Roger

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  5. I just thought I’d congratulate you Roger on your site. It’s also so refreshing to see your research posted for free, where other sites would have charged. I don’t have a lot of connection with Kaihu, although I do research Maori history and Whakapapa. I did however stay there for awhile with the Toko’s? Cheers

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    1. Thanks John for your kind remarks. It has been and is a fascinating journey learning new history and whakapapa continuously. The mother of Mrs Toko, Mrs Anania breast fed my dad from birth because my grandmother did not make any milk. My dad always felt he was family and naturally he used to party a lot with these very good people.

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  6. Kia ora Roger, what an awesome site you have here with your journals based on it’s history and i have browsed over some of them and found it very interesting indeed to which may i just point out two small factors i saw with regards to two particular words you used on “Te Whakapapa o Tamaki Waiti” (The Genealogy of Tamaki Waiti).

    The first Māori word was “Maungakahia” when in actual fact the correct spelling is “Mangakahia” without the “u” and the second words you used were “Uri o Tau” but it’s “Te Uri o Hau” it may sound trivial i know but in Māoridom it can change the whole essence, meaning and concept of the those words as my partner’s grandmother has a direct whakapapa line to the chiefs of that hapu (Subtribe) and many other surrounding areas of Mangakahia, Tangiteroria and their chiefs.

    P.S Sorry if i sound like i’m whinging but i am just stating the facts : )

    Noho ora mai (Your sincerely)

    Kevin Garland

    No Te Tii Mangonui ahau, i te hapū o Ngāti Rehia ā, te Iwi i a Ngāpuhi nui tōnu
    I am from Te Tii Mangonui from the subtribe of Ngāti Rehia who are part of the greater tribes of Ngāpuhi.

    Mauri ora….

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    1. Thanks Kevin for your observations relating to spelling mistakes and yes I have a clear understanding of how this can alter the meaning of the given word. You will understand of course that with such a huge undertaking of this nature and having left school at 14 there could be some misrepresented quotes. However this is no excuse and I apologise.
      I am very interested in your whakapapa and how it relates to Tamaki Te Waiti. Mac as he is known spent some time living with my family at Maropiu and he is like another brother so the interest is on a whanau level.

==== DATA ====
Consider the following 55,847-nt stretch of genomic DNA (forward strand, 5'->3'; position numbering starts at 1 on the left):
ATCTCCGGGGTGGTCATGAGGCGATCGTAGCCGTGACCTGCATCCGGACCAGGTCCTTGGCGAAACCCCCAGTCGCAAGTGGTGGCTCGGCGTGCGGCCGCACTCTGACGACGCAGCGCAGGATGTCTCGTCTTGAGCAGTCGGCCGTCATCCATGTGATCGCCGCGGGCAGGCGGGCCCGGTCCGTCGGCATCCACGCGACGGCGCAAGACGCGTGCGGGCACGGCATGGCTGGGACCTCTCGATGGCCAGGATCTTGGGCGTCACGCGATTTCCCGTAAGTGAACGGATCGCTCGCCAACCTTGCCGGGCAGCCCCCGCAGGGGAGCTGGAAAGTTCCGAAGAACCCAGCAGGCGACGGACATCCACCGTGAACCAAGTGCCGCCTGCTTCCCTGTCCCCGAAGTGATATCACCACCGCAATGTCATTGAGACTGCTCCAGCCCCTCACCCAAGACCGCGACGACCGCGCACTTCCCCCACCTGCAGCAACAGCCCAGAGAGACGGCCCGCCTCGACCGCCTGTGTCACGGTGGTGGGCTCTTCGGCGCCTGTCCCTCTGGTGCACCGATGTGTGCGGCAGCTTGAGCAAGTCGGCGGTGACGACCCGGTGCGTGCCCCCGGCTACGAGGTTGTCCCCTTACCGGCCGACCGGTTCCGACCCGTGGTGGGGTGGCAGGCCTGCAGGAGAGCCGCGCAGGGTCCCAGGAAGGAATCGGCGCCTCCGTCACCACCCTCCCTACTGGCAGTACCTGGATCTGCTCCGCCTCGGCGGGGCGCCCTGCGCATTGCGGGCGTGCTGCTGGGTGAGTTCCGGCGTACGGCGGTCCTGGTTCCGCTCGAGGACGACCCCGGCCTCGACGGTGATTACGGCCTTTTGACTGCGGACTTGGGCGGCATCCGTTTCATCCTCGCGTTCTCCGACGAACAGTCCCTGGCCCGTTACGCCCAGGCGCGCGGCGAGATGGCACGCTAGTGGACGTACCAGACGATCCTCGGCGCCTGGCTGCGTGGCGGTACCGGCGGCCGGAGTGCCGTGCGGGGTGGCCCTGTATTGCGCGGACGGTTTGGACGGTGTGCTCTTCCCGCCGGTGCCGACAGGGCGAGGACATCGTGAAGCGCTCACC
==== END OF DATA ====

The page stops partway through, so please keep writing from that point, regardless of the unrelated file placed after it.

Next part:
I am so pleased my journals are of some use to you…
      Roger.

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  7. Tena koe Roger, thank you for providing such an informative site. The information is invaluable and certainly worth while to all interested parties

    Kia ora me tena, nga mihi mahana

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    1. Thank you John. I presume you are of the Snowden whakapapa I have posted in one of my journals. I found it most interesting when compiling.
      I lived at Maropiu so knew of some of Snowden whanau who lived at Mamaranui.
      Kia ora…
      Roger Mold.

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      1. Kia ora John, I see you have your family site in cyber space. Well done. Very important to record ones family I believe even if it might be a sensitive protocol.
        Good luck,
        Roger Mold

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  8. Hi Roger,

    My name is Sapphire. I am a mokopuna of Theresa Toto who you have referred to on page 155. I would like to ask, where you sourced your information and permission to show our whakapapa the way you have?

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    1. Kia ora Sapphire, thanks for your enquiry: can you elaborate some more please. Not sure which journal or whakapapa you refer to and I am not sure who Theresa Toto is? Do you mean Toko? My dad Bill Mold had a close association with the Toko family. Their grandmother Mrs Anania breast fed him when he was born. Elders have told me that mothers milk is like blood so in this context they are my whanau as well. I grew up in the area and have a close association with the old people. Many of whom gave me their permission over the years to portray their history.
      I am a self made historian for this the Kaihu Valley and have spent years gathering this information. It is made free of charge to the public through my webpage with over 4500 views to date. Please confirm of any mistakes you may find as it is my wish to make all correct.
      Once again thanks for your interest…
      Noho ora mai
      Roger.

      Can any body please correct this family thread as suggested by Sapphire I have it wrong?

      2/. MALE; HAAMI TE WHITU (SAM) TANIERE
      (Child of Merania and Moe Taniere)

      He married, first Wife; Erana Murphy
      Sam and Erana had the following tamariki/children…
      Male; Moses (Mohi) Daniels
      Perimete Daniels

      MOKOPUNA…
      Marion, William (Bill), Barbara, Monica, Paiwiko,